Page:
I’d never had the impression the Ghosts were particularly intelligent. They could talk, recite from script, and they had residual behaviors and movement from the manner of their manufacture. I wondered if the scenario of the Brechwell Beast had even come up, if the Firebrands had taken the time to explain to their inaudible children just what to expect and what to do if the weapon was let loose from its dwelling.
I heard the Beast roar, and this time it was moving.
They’d opened the gate it had been banging against.
“Cross!” Gordon shouted, pointing. It was a set of rooftops above a gate that still yawned open.
“If it passes beneath us-” Petey had to raise her voice to be heard over the din.
“Cross!” Gordon called out.
Helen ran across, hunched over, one hand extended straight toward the ground, ready to drop and hug the peaked roof at a moment’s notice. Gordon and Mary were next, followed by Lillian and me.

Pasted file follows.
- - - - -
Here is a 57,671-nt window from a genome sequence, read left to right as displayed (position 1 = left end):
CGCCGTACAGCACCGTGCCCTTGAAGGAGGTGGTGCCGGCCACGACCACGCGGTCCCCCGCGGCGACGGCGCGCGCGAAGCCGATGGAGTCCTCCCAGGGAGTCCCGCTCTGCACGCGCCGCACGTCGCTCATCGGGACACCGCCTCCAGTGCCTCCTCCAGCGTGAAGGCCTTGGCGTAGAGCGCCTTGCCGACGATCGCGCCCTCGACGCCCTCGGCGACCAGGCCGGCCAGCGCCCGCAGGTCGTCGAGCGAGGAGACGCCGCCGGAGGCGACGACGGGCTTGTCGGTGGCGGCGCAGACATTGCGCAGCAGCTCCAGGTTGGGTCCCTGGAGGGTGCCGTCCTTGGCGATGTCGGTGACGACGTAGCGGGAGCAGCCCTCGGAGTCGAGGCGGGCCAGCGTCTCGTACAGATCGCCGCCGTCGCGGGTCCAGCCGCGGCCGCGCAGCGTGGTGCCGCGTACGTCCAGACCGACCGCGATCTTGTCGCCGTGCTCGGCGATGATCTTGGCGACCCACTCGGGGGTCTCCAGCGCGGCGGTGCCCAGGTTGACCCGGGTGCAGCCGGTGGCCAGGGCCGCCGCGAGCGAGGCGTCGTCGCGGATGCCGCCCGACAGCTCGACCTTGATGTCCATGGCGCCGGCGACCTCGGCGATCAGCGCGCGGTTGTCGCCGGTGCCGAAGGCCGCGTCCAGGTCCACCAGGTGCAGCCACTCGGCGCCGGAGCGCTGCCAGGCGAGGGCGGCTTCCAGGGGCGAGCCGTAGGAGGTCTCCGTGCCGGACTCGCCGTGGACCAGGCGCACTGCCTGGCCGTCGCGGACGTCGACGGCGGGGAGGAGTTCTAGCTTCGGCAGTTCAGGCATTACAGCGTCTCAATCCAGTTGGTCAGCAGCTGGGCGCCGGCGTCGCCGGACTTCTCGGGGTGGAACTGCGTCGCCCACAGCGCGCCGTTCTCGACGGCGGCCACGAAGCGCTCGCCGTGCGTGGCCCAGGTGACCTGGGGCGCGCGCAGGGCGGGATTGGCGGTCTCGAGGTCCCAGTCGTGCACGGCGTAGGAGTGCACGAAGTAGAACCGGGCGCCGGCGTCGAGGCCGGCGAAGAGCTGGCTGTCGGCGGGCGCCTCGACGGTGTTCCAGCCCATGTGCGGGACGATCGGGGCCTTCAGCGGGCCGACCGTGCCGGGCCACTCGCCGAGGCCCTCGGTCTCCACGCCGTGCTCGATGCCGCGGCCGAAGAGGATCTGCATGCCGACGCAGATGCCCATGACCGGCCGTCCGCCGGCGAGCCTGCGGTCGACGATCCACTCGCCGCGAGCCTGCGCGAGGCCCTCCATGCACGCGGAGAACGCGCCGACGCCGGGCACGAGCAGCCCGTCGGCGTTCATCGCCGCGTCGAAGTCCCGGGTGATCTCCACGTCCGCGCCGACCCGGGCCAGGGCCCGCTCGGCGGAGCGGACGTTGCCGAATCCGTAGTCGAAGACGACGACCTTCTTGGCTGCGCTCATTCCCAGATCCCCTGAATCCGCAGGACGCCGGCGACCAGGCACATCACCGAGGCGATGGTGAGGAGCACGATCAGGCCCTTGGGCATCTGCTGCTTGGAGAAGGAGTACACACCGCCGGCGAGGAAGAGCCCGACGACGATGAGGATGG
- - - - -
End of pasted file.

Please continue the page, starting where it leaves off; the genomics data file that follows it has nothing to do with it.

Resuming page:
Dog, Catcher and the Engineer had gone ahead, and Dog had been kind enough to place his claws against sections further down the roof. I could see patches where he’d leaped and where he’d landed, and shingles had been torn or scraped away by the violence and the weight of each of his movements.
Petey was lagging behind. I made sure to keep an eye on her. By all rights, Helen should have gone with her, but Petey and Helen were diametric opposites, Helen was our scout, capable of hearing the Ghosts, and Petey was far from being fast enough to help with scouting.
We could have and should have reshuffled the group, perhaps sending Mary forward with Helen, but it was too late to decide on that now, and we were almost there. So long as Petey didn’t slip and slide off to one side and over the brink, we were fine.
Dog and Catcher stopped, and Catcher extended an arm, signaling. Catcher remembered the signals for alert, and for direction. Easy to make out in the gloom, as he was a dark silhouette against the glare of a tower’s lights.
I squeezed Lillian’s wrist, tugging her a bit as I willed her to move faster.